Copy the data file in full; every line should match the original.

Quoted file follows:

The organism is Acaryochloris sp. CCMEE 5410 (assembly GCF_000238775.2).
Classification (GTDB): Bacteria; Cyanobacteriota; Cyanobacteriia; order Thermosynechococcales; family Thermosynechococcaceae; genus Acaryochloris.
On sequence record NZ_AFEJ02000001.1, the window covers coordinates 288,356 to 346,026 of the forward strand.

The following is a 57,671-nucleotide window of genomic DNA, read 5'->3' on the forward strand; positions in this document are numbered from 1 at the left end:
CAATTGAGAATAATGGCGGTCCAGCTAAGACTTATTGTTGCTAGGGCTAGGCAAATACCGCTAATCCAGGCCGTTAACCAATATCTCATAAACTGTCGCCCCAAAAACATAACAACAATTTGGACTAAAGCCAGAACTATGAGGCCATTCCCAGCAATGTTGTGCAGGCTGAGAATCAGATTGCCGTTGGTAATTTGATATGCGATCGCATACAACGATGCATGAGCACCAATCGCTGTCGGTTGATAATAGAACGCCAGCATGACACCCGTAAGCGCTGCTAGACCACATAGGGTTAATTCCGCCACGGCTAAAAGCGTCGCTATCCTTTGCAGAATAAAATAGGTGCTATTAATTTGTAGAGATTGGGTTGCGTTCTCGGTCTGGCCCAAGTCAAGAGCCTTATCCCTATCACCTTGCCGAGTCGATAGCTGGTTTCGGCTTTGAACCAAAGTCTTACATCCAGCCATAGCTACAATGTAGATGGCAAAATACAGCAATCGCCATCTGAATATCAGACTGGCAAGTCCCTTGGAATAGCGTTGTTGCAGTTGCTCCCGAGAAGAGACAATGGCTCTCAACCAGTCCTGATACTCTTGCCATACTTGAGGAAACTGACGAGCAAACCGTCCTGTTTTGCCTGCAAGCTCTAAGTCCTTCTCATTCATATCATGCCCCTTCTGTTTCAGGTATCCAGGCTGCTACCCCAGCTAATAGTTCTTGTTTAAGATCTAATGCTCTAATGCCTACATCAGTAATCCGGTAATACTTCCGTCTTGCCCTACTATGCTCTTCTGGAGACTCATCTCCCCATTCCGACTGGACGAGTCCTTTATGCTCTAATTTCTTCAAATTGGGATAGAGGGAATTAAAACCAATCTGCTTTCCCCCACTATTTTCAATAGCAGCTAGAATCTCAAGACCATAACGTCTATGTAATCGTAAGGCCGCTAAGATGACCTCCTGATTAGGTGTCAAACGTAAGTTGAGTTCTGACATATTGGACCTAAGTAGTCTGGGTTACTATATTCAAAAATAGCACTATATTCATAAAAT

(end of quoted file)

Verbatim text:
The organism is Acaryochloris sp. CCMEE 5410 (assembly GCF_000238775.2).
Classification (GTDB): Bacteria; Cyanobacteriota; Cyanobacteriia; order Thermosynechococcales; family Thermosynechococcaceae; genus Acaryochloris.
On sequence record NZ_AFEJ02000001.1, the window covers coordinates 288,356 to 346,026 of the forward strand.

The following is a 57,671-nucleotide window of genomic DNA, read 5'->3' on the forward strand; positions in this document are numbered from 1 at the left end:
CAATTGAGAATAATGGCGGTCCAGCTAAGACTTATTGTTGCTAGGGCTAGGCAAATACCGCTAATCCAGGCCGTTAACCAATATCTCATAAACTGTCGCCCCAAAAACATAACAACAATTTGGACTAAAGCCAGAACTATGAGGCCATTCCCAGCAATGTTGTGCAGGCTGAGAATCAGATTGCCGTTGGTAATTTGATATGCGATCGCATACAACGATGCATGAGCACCAATCGCTGTCGGTTGATAATAGAACGCCAGCATGACACCCGTAAGCGCTGCTAGACCACATAGGGTTAATTCCGCCACGGCTAAAAGCGTCGCTATCCTTTGCAGAATAAAATAGGTGCTATTAATTTGTAGAGATTGGGTTGCGTTCTCGGTCTGGCCCAAGTCAAGAGCCTTATCCCTATCACCTTGCCGAGTCGATAGCTGGTTTCGGCTTTGAACCAAAGTCTTACATCCAGCCATAGCTACAATGTAGATGGCAAAATACAGCAATCGCCATCTGAATATCAGACTGGCAAGTCCCTTGGAATAGCGTTGTTGCAGTTGCTCCCGAGAAGAGACAATGGCTCTCAACCAGTCCTGATACTCTTGCCATACTTGAGGAAACTGACGAGCAAACCGTCCTGTTTTGCCTGCAAGCTCTAAGTCCTTCTCATTCATATCATGCCCCTTCTGTTTCAGGTATCCAGGCTGCTACCCCAGCTAATAGTTCTTGTTTAAGATCTAATGCTCTAATGCCTACATCAGTAATCCGGTAATACTTCCGTCTTGCCCTACTATGCTCTTCTGGAGACTCATCTCCCCATTCCGACTGGACGAGTCCTTTATGCTCTAATTTCTTCAAATTGGGATAGAGGGAATTAAAACCAATCTGCTTTCCCCCACTATTTTCAATAGCAGCTAGAATCTCAAGACCATAACGTCTATGTAATCGTAAGGCCGCTAAGATGACCTCCTGATTAGGTGTCAAACGTAAGTTGAGTTCTGACATATTGGACCTAAGTAGTCTGGGTTACTATATTCAAAAATAGCACTATATTCATAAAAT